Turning agricultural waste into solid fuel through thermochemical treatment

Open burning of biomass is a widespread practice, and is estimated to account for 18% of global carbon dioxide emissions. Much of this burning takes place on farms, where agricultural residue is burned to clear the land for another crop cycle. However, this burning is an environmental burden and a missed economic opportunity.

This project aims to design a low-cost, portable, and small-scale thermochemical conversion process that turns unmanaged organic waste into biochar on-site. Agricultural waste that was once a burden could prove valuable as char has various commercial uses, such as a cost-saving solid fuel or as a carbon-negative fertilizer.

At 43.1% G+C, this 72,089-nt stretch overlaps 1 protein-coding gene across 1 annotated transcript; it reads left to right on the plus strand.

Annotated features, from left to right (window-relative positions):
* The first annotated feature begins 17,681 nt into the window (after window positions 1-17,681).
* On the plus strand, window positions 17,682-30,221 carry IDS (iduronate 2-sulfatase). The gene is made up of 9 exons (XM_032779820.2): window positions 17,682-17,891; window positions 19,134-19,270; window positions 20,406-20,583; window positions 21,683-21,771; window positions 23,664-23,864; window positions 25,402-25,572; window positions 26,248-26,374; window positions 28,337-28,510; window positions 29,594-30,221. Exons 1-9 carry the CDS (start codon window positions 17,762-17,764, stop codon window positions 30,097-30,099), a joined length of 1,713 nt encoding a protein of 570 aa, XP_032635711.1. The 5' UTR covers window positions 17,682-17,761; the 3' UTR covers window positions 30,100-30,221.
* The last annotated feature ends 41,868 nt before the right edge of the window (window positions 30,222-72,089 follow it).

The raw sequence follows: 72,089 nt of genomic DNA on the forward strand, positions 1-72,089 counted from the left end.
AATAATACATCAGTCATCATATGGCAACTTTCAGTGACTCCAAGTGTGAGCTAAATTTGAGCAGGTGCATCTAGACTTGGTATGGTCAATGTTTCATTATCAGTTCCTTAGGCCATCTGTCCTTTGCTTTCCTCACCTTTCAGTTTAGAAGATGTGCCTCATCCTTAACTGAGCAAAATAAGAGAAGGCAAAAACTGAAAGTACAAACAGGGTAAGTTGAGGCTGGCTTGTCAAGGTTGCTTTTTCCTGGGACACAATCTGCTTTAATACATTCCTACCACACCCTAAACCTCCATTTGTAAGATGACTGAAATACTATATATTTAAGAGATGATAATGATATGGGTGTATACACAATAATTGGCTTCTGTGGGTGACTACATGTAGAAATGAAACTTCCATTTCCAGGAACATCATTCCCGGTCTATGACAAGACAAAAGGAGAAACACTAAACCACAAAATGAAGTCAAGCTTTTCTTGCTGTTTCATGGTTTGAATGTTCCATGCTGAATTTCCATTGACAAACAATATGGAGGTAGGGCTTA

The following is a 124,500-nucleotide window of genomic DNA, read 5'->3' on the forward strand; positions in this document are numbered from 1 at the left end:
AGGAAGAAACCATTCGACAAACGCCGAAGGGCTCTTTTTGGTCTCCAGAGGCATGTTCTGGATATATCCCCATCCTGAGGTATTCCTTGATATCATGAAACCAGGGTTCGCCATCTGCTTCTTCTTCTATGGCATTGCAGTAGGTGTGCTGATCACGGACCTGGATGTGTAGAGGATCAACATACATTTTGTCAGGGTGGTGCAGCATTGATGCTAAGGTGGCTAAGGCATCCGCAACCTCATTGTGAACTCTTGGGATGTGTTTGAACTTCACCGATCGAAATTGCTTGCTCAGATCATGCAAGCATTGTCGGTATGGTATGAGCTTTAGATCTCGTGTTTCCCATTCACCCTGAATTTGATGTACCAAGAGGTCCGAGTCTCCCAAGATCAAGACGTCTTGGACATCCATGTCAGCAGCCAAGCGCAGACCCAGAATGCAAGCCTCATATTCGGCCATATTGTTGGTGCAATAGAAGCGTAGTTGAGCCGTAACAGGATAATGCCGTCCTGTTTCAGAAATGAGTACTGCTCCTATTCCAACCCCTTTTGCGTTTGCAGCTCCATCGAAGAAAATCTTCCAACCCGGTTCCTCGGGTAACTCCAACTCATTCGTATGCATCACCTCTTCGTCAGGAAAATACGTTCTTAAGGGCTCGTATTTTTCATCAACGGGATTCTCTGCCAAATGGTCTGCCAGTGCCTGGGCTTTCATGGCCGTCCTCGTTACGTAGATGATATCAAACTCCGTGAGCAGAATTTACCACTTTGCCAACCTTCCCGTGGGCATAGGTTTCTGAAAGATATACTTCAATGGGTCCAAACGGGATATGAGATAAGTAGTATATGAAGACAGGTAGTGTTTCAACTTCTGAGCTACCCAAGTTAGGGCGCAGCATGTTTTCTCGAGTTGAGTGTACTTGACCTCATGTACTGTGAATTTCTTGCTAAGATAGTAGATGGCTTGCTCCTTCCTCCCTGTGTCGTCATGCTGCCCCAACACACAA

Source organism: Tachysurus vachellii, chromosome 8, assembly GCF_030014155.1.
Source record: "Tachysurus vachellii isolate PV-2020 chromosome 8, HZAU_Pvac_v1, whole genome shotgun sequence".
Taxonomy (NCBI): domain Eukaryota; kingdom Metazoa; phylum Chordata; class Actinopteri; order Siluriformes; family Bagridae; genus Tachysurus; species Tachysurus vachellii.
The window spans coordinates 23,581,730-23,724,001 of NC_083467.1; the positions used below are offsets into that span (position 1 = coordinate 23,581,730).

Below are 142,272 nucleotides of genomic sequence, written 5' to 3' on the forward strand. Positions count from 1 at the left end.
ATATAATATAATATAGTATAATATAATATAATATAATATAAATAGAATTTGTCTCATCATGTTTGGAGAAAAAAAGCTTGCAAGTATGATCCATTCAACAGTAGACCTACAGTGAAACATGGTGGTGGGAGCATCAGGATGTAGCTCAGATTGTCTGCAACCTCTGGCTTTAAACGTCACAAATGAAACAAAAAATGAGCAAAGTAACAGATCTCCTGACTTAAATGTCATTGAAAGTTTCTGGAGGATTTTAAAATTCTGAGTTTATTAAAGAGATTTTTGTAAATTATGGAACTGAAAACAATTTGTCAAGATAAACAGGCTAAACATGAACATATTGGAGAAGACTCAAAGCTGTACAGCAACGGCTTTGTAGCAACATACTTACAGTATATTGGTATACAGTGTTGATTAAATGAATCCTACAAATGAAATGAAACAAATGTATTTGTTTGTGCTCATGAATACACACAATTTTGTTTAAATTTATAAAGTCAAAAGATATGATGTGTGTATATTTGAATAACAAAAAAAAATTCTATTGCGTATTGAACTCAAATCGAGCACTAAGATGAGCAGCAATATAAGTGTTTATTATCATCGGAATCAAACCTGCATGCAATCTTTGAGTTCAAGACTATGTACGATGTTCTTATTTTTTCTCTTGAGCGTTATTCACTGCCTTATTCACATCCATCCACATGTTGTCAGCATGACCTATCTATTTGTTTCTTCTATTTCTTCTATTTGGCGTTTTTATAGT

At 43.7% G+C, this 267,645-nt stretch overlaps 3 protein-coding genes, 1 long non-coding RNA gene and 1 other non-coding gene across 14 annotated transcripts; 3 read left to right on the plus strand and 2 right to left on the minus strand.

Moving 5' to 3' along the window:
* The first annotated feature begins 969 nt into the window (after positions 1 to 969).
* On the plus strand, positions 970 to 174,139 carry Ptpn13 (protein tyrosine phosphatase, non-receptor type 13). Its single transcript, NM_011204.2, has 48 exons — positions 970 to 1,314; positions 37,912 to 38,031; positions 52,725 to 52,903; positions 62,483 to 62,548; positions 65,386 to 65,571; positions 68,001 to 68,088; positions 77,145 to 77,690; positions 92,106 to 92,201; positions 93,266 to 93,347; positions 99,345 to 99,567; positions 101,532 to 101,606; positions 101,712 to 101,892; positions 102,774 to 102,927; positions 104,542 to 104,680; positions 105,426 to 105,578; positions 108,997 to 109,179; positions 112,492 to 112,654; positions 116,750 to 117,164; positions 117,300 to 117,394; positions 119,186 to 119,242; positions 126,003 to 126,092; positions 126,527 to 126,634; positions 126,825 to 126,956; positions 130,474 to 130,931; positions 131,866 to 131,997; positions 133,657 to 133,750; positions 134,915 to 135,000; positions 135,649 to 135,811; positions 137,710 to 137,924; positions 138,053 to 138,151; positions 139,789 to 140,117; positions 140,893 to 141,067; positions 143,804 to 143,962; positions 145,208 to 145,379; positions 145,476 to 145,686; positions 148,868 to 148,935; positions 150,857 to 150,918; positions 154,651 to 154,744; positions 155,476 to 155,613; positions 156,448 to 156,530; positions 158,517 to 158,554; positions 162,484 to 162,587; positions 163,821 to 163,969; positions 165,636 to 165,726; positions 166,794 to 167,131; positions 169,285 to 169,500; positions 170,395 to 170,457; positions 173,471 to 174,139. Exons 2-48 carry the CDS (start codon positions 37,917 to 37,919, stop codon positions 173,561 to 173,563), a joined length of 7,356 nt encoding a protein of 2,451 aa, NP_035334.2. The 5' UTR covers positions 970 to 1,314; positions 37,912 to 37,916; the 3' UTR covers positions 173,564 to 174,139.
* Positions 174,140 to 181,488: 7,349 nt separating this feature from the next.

An earlier miniature-scale design version of the project has already undergone field implementation and seen some commercial success in Kenya. A lab-scale demonstration of the technology is currently underway, and will be followed by a larger scale field pilot.

Factor(E) Energy for Development Prize and Fulbright Scholarship (Kevin Kung)
Rabobank-MIT Food and Water Innovation Prize
IDEAS Global Challenge

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Poster: A Decentralized Biomass Torrefaction System

Poster: Design of a Lab-Scale Torrefaction Reactor